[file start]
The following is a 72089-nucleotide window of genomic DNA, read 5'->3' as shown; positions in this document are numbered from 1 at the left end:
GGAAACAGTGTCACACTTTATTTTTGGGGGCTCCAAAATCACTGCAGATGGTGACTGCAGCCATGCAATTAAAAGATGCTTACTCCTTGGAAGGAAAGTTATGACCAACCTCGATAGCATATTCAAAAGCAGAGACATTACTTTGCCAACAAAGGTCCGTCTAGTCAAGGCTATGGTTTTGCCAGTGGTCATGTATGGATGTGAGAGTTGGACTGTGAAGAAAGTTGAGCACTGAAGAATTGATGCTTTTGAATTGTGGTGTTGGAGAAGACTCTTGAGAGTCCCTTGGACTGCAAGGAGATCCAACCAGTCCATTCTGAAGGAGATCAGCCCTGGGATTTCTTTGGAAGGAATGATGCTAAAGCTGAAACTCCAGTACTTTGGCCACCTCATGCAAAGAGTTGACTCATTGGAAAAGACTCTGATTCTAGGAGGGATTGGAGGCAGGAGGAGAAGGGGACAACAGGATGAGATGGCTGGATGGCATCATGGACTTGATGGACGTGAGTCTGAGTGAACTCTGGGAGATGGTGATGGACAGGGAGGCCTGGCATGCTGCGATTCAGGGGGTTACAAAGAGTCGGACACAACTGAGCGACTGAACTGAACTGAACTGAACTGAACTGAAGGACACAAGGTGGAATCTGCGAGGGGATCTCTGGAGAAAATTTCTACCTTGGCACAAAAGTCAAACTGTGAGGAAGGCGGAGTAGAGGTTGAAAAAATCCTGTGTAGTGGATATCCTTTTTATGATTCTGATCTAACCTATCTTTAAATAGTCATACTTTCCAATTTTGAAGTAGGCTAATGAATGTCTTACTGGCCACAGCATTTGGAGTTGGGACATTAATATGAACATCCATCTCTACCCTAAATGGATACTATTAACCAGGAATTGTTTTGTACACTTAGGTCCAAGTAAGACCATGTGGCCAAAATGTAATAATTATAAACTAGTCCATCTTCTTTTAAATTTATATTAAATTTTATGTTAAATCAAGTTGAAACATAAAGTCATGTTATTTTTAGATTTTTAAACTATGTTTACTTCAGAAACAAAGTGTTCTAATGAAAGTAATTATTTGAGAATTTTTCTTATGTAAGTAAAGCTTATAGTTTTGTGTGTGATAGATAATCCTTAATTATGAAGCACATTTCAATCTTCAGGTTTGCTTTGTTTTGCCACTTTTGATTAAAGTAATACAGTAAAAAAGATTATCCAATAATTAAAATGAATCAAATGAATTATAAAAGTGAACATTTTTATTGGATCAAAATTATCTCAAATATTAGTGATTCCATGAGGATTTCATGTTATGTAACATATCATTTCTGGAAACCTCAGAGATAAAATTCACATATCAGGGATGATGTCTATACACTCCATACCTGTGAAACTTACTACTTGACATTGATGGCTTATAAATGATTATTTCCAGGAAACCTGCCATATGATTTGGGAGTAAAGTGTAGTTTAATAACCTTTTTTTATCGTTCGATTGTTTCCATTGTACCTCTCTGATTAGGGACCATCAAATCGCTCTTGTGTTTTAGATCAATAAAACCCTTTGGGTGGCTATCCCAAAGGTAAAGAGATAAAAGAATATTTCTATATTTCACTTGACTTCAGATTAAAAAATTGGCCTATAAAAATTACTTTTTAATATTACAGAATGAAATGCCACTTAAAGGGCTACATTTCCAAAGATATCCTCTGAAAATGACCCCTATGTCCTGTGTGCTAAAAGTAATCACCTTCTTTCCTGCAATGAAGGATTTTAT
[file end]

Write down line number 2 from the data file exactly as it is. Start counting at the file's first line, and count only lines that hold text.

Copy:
GGAAACAGTGTCACACTTTATTTTTGGGGGCTCCAAAATCACTGCAGATGGTGACTGCAGCCATGCAATTAAAAGATGCTTACTCCTTGGAAGGAAAGTTATGACCAACCTCGATAGCATATTCAAAAGCAGAGACATTACTTTGCCAACAAAGGTCCGTCTAGTCAAGGCTATGGTTTTGCCAGTGGTCATGTATGGATGTGAGAGTTGGACTGTGAAGAAAGTTGAGCACTGAAGAATTGATGCTTTTGAATTGTGGTGTTGGAGAAGACTCTTGAGAGTCCCTTGGACTGCAAGGAGATCCAACCAGTCCATTCTGAAGGAGATCAGCCCTGGGATTTCTTTGGAAGGAATGATGCTAAAGCTGAAACTCCAGTACTTTGGCCACCTCATGCAAAGAGTTGACTCATTGGAAAAGACTCTGATTCTAGGAGGGATTGGAGGCAGGAGGAGAAGGGGACAACAGGATGAGATGGCTGGATGGCATCATGGACTTGATGGACGTGAGTCTGAGTGAACTCTGGGAGATGGTGATGGACAGGGAGGCCTGGCATGCTGCGATTCAGGGGGTTACAAAGAGTCGGACACAACTGAGCGACTGAACTGAACTGAACTGAACTGAACTGAAGGACACAAGGTGGAATCTGCGAGGGGATCTCTGGAGAAAATTTCTACCTTGGCACAAAAGTCAAACTGTGAGGAAGGCGGAGTAGAGGTTGAAAAAATCCTGTGTAGTGGATATCCTTTTTATGATTCTGATCTAACCTATCTTTAAATAGTCATACTTTCCAATTTTGAAGTAGGCTAATGAATGTCTTACTGGCCACAGCATTTGGAGTTGGGACATTAATATGAACATCCATCTCTACCCTAAATGGATACTATTAACCAGGAATTGTTTTGTACACTTAGGTCCAAGTAAGACCATGTGGCCAAAATGTAATAATTATAAACTAGTCCATCTTCTTTTAAATTTATATTAAATTTTATGTTAAATCAAGTTGAAACATAAAGTCATGTTATTTTTAGATTTTTAAACTATGTTTACTTCAGAAACAAAGTGTTCTAATGAAAGTAATTATTTGAGAATTTTTCTTATGTAAGTAAAGCTTATAGTTTTGTGTGTGATAGATAATCCTTAATTATGAAGCACATTTCAATCTTCAGGTTTGCTTTGTTTTGCCACTTTTGATTAAAGTAATACAGTAAAAAAGATTATCCAATAATTAAAATGAATCAAATGAATTATAAAAGTGAACATTTTTATTGGATCAAAATTATCTCAAATATTAGTGATTCCATGAGGATTTCATGTTATGTAACATATCATTTCTGGAAACCTCAGAGATAAAATTCACATATCAGGGATGATGTCTATACACTCCATACCTGTGAAACTTACTACTTGACATTGATGGCTTATAAATGATTATTTCCAGGAAACCTGCCATATGATTTGGGAGTAAAGTGTAGTTTAATAACCTTTTTTTATCGTTCGATTGTTTCCATTGTACCTCTCTGATTAGGGACCATCAAATCGCTCTTGTGTTTTAGATCAATAAAACCCTTTGGGTGGCTATCCCAAAGGTAAAGAGATAAAAGAATATTTCTATATTTCACTTGACTTCAGATTAAAAAATTGGCCTATAAAAATTACTTTTTAATATTACAGAATGAAATGCCACTTAAAGGGCTACATTTCCAAAGATATCCTCTGAAAATGACCCCTATGTCCTGTGTGCTAAAAGTAATCACCTTCTTTCCTGCAATGAAGGATTTTAT